Literature, as a whole, is an art form wherein ideas from the artist’s experience flow to create prose and poetic forms. A great deal of literature stems from man’s myths and the culture surrounding him. Yasunari Kawabata’s novel Snow Country is no different, despite it coming from a culture opposite from the West. Kawabata’s novel is full of the culture and myths of Japan. But to truly understand how myth plays into Kawabata’s novel or into literature in general, one must first understand myth as Terence Hawkes explains it in his introduction to Structuralism and Semiotics.
This idea of myth is not really Hawkes’ original idea. It was originally espoused by the Italian Giambattista Vico who principally studied a concept he called “primitive man” (Hawkes 2). Myth was created when man “reveals himself not as childishly ignorant and barbaric, but as instinctively and characteristically ‘poetic’ in his response to the world, in that he possesses an inherent ‘poetic wisdom’ which informs his responses to his environment and casts them in the form of ‘metaphysics’ of metaphor, symbol, and myth” (Hawkes 2). Furthermore, Hawkes explains how Vico’s ideas of looking at myth, called “New Science,” concentrates on how man is a “maker” (Hawkes 3). More importantly, Hawkes summarizes Vico’s ideas in the following statement: “man constructs the myths, the social institutions, virtually the whole world as he perceives it, and in so doing he constructs himself” (4). This is largely the case in Kawabata’s novel. Kawabata creates this novel out of the myths, culture, and metaphysics of his country. He takes his perceptions about the culture and creates world within his novel.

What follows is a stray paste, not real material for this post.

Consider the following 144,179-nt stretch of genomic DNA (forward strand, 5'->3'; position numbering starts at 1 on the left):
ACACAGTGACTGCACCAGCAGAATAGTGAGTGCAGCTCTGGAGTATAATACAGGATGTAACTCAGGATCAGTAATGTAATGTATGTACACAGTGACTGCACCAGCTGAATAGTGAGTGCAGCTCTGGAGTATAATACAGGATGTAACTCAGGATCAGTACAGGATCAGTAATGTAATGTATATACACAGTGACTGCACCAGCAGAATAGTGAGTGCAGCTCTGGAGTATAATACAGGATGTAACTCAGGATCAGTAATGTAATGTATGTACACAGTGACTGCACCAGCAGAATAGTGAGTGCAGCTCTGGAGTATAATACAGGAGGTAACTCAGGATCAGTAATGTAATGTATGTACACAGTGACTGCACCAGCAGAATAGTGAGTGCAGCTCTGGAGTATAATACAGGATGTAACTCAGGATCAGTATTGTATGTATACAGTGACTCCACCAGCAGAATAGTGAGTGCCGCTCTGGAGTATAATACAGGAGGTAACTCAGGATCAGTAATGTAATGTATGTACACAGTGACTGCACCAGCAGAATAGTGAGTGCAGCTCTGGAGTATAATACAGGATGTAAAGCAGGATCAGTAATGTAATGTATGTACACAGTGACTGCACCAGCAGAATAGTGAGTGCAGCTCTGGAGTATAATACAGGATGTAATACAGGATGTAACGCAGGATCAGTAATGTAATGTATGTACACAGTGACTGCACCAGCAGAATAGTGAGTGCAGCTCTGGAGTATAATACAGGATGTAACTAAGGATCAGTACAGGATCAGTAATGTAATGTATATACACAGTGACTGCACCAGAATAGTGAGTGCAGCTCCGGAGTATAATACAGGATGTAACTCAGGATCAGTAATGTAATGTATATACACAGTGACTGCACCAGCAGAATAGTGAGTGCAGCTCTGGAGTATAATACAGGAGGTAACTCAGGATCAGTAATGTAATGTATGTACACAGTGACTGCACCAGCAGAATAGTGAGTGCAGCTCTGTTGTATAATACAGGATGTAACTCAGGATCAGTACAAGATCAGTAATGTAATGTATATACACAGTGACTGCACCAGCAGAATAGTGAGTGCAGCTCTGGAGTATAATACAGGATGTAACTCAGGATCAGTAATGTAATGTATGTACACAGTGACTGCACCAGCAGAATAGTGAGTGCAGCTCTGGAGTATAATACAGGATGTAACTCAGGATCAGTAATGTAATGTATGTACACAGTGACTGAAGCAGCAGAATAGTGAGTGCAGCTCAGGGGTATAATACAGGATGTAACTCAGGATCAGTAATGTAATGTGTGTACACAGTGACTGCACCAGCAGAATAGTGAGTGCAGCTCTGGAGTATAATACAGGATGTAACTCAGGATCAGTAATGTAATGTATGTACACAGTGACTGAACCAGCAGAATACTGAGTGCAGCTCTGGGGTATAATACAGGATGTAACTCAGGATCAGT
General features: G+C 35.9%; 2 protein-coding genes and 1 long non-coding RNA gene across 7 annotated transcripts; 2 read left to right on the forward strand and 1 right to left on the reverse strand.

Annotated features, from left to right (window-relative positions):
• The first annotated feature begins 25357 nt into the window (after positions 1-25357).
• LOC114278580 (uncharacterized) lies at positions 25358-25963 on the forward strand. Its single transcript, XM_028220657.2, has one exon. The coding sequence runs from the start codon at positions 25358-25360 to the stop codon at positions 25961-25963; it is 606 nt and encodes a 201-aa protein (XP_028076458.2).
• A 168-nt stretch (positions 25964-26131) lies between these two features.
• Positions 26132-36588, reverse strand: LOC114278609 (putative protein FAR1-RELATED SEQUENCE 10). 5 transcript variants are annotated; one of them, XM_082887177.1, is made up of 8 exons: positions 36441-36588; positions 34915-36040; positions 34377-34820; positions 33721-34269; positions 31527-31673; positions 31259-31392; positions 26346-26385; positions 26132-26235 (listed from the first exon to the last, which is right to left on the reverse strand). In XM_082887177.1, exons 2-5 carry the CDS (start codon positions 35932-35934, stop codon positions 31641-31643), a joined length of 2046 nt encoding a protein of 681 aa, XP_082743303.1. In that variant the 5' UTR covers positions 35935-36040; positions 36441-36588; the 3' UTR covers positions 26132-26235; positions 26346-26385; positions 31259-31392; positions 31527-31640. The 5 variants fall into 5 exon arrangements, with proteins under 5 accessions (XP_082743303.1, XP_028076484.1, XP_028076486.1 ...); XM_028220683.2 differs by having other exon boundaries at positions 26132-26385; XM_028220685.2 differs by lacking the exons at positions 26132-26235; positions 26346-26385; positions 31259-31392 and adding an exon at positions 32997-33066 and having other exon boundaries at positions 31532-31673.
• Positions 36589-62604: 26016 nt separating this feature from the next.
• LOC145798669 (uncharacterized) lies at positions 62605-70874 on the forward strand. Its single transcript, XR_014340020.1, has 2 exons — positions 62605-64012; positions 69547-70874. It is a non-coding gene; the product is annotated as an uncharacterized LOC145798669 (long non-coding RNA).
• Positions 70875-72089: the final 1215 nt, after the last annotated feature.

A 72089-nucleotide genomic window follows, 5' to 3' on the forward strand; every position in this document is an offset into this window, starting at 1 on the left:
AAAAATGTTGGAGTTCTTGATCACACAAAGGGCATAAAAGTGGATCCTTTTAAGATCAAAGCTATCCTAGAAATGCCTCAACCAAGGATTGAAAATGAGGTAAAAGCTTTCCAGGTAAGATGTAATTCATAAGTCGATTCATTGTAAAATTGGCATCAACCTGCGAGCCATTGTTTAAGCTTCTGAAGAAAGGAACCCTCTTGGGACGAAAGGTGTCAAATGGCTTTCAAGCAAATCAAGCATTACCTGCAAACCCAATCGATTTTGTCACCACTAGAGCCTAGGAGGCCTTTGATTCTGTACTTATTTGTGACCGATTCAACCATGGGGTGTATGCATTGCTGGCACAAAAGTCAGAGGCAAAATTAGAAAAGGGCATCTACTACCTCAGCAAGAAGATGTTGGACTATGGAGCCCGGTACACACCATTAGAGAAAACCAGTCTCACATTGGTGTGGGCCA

Kawabata’s novel is richly endowed with Japanese culture, religion, and especially aesthetics which make a key text for exploring the connection between this text and Vico’s idea of how man creates myth and culture. The facets of Japanese culture that will be discussed in this essay are the Buddhist idea of impermanence, the Shinto symbols of Tanabata and the Milky Way, and some Japanese aesthetics.